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Dollar Exposure in the Public Debt of Asian and Latin American Nations


Tuesday, August 3, 2021

By Paulina Restrepo-Echavarria, Senior Economist; and Praew Grittayaphong, Research Associate

In 2020, governments around the globe started debt-financed spending to battle COVID-19 and to keep economies afloat. Although fiscal responses to this pandemic varied dramatically among countries, together, they added $24 trillion to global debt according to the Institute of International Finance (IIF).

Debt issuance helps cover the gap between how much a government wants to spend and the revenue it expects to receive that year. When issuing new debt, the government may decide to issue it in a local currency or a foreign currency. Foreign currency borrowing can help some countries attract diverse funding sources, mitigate investor fears of local currency fluctuations and reduce financial frictions. For those reasons, many emerging market economies issue a portion of their debt in U.S. dollars.

Dollar-Denominated Debt in Asia

The figure below shows dollar-denominated debt as a percentage of total government debt in select Asian economiesThe economies are mainland China, Hong Kong, Indonesia, India, Israel, Malaysia, Saudi Arabia, Singapore, South Korea and Thailand. over the past 11 years. Although only a small portion (less than 5%) of government debt is denominated in U.S. dollars for most of these economies, it is not the case for Israel, Indonesia and Saudi Arabia.Saudi Arabia entered the international bond markets for the first time in 2016. For these three countries, over 10% of their government debt is dollar denominated. The share of dollar-denominated debt has steadily declined over time in Israel and Indonesia, while it has increased modestly in Saudi Arabia. Hong Kong is one with a notably increasing share of dollar bonds.

Dollar Exposure in Public Debt: Asia

NOTE: The aggregate is an average based on the combined government debt of the select countries.

SOURCES: Institute of International Finance and authors’ calculations.

Dollar-Denominated Debt in Latin America

Compared with Asian countries, countries in Latin America have a much higher proportion of U.S. dollar-denominated debt. At the aggregate level, issued dollar-denominated debt makes up around 17% of total government debt in select Latin American economies,These economies are Argentina, Brazil, Chile, Colombia and Mexico. which far outstrips the 3% in select Asian economies. Moreover, for some countries, such as Colombia and Argentina, the share of dollar-denominated debt is even higher: Over 30% of government debt in Colombia and 55% of government debt in Argentina were issued in dollars.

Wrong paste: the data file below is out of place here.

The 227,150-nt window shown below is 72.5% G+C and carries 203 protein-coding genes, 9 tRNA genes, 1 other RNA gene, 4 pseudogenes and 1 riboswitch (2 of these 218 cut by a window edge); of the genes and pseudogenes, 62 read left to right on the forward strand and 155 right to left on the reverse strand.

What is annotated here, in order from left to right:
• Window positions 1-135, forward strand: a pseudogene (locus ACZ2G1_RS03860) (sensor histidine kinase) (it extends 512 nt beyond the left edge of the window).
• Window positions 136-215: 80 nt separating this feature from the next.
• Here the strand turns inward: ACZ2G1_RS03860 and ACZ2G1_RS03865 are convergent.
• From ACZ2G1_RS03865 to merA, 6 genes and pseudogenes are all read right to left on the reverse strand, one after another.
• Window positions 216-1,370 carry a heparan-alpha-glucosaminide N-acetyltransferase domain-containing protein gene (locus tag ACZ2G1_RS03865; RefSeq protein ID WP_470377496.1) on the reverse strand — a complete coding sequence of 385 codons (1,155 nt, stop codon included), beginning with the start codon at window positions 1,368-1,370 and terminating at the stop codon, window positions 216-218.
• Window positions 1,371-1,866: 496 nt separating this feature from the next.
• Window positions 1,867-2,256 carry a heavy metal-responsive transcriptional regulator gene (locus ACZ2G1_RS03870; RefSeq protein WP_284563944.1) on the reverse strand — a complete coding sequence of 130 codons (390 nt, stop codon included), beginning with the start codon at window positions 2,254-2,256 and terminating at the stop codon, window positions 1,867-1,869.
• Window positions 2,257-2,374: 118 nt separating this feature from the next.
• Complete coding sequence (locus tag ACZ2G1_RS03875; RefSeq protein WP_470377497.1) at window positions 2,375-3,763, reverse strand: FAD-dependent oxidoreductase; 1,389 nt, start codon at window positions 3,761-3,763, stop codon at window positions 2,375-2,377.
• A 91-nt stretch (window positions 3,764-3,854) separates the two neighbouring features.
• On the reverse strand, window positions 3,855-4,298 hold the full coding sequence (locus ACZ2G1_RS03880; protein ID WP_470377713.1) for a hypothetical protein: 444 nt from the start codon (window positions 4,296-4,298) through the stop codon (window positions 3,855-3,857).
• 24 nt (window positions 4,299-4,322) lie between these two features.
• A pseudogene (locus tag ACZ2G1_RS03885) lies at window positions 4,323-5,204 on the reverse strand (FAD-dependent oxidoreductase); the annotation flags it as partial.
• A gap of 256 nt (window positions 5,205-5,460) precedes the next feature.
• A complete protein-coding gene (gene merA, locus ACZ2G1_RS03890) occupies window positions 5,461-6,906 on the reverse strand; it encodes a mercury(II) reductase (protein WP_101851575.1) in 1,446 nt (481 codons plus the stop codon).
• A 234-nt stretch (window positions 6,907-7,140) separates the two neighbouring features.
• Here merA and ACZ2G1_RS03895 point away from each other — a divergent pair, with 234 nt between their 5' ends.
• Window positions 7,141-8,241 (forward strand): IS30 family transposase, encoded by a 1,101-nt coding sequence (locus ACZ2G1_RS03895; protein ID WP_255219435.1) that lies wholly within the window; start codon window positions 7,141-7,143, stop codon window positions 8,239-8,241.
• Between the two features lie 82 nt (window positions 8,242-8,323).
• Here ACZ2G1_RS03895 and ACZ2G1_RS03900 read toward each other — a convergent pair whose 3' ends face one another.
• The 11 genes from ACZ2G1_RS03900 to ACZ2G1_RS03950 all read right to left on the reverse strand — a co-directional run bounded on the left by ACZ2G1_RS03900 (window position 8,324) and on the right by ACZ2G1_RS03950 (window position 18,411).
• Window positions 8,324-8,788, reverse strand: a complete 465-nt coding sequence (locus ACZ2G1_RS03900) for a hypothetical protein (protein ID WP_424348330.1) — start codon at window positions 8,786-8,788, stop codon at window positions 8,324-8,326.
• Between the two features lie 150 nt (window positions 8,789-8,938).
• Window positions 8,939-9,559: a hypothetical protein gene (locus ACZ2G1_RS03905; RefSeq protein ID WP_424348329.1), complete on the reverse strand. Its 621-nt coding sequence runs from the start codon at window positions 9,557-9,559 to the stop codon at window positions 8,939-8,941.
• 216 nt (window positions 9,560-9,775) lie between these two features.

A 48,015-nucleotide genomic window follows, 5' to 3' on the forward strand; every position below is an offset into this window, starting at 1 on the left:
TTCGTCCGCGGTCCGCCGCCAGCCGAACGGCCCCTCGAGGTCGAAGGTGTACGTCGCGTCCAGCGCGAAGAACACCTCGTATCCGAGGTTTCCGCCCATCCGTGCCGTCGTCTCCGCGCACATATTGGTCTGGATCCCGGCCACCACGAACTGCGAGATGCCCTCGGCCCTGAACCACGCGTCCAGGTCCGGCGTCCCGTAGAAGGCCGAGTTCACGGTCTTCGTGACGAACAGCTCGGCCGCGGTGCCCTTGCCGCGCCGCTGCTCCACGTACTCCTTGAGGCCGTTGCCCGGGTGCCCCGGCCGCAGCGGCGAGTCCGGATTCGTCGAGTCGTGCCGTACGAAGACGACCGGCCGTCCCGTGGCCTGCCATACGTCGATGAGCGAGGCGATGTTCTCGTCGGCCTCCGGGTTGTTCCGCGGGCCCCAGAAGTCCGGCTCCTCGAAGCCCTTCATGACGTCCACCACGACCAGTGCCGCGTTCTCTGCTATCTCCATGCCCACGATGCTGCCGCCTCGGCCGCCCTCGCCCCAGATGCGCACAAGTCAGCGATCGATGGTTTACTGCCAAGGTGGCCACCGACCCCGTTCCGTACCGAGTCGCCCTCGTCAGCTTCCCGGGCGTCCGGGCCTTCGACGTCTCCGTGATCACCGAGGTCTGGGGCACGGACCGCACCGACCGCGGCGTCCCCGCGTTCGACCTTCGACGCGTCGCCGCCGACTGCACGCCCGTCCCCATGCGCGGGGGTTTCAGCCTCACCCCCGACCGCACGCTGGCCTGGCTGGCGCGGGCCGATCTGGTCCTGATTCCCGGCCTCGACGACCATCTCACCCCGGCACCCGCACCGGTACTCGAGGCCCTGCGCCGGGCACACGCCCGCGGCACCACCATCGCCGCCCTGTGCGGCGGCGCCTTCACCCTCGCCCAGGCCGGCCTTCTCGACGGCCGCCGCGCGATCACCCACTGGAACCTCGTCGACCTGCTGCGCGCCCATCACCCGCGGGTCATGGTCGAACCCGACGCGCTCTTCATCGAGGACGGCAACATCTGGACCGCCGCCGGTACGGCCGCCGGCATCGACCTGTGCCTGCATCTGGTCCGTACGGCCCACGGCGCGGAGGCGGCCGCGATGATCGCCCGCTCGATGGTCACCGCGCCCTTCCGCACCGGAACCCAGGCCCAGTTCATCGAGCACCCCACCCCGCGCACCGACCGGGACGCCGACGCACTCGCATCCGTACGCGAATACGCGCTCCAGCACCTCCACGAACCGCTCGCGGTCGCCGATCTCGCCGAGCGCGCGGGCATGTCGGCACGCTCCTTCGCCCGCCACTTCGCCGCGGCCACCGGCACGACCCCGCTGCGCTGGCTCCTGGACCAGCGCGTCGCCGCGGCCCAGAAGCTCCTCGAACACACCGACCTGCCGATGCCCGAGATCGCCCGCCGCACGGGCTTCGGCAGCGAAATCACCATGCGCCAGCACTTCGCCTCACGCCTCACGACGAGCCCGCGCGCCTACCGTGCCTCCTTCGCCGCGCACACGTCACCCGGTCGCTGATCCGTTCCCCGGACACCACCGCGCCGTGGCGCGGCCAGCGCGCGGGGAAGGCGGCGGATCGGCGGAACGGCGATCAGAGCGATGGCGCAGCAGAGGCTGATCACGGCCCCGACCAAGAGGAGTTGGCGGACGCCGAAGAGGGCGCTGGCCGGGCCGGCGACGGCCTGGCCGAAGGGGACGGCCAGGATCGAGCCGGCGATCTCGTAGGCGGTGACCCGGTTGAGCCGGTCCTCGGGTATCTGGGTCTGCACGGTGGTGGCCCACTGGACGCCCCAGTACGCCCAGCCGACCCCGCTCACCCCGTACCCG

Dollar Exposure in Public Debt: Latin America

NOTE: The aggregate is an average based on the combined government debt of the select countries.

SOURCES: Institute of International Finance and authors’ calculations.

Potential Exchange Rate Risks

Despite the advantages we previously mentioned, issuing foreign debt is a double-edged sword, as it also exposes issuers to exchange rate risks by making international debt payments more expensive when their local currencies depreciate. Because economic conditions in the U.S. have improved significantly since last year and there are many signs of inflationary pressures, the situation in some emerging economies could become worrisome.

If the Federal Open Market Committee, the Federal Reserve’s main monetary policymaking body, decides to raise interest rates at some future date, this could spark capital flight from emerging economies to the U.S. and thus depreciate their currencies. Under this scenario, the currency composition of debt in countries like Argentina, Colombia and Saudi Arabia might put them at a disadvantage and further slow down their economic recovery.

Notes and References

  1. The economies are mainland China, Hong Kong, Indonesia, India, Israel, Malaysia, Saudi Arabia, Singapore, South Korea and Thailand.
  2. Saudi Arabia entered the international bond markets for the first time in 2016.
  3. These economies are Argentina, Brazil, Chile, Colombia and Mexico.

Additional Resources

Posted In Financial  |  Tagged paulina restrepo-echavarriapraew grittayaphongforeign exchangepublic debtdebtpublic financebonds